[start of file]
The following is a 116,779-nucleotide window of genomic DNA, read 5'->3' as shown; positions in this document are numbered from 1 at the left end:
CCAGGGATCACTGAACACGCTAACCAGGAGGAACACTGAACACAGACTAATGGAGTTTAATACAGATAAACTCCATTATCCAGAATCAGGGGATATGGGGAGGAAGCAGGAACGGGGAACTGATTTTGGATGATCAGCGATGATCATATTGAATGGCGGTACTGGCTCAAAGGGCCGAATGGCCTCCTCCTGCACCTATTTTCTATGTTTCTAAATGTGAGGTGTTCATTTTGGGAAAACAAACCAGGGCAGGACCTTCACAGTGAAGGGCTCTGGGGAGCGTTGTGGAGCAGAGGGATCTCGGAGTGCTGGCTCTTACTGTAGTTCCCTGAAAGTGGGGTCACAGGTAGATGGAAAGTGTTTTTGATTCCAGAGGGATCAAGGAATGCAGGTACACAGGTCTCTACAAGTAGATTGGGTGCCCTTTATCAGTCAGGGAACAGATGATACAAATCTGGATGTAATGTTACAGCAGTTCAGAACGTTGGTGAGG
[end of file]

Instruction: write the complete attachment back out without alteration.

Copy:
The following is a 116,779-nucleotide window of genomic DNA, read 5'->3' as shown; positions in this document are numbered from 1 at the left end:
CCAGGGATCACTGAACACGCTAACCAGGAGGAACACTGAACACAGACTAATGGAGTTTAATACAGATAAACTCCATTATCCAGAATCAGGGGATATGGGGAGGAAGCAGGAACGGGGAACTGATTTTGGATGATCAGCGATGATCATATTGAATGGCGGTACTGGCTCAAAGGGCCGAATGGCCTCCTCCTGCACCTATTTTCTATGTTTCTAAATGTGAGGTGTTCATTTTGGGAAAACAAACCAGGGCAGGACCTTCACAGTGAAGGGCTCTGGGGAGCGTTGTGGAGCAGAGGGATCTCGGAGTGCTGGCTCTTACTGTAGTTCCCTGAAAGTGGGGTCACAGGTAGATGGAAAGTGTTTTTGATTCCAGAGGGATCAAGGAATGCAGGTACACAGGTCTCTACAAGTAGATTGGGTGCCCTTTATCAGTCAGGGAACAGATGATACAAATCTGGATGTAATGTTACAGCAGTTCAGAACGTTGGTGAGG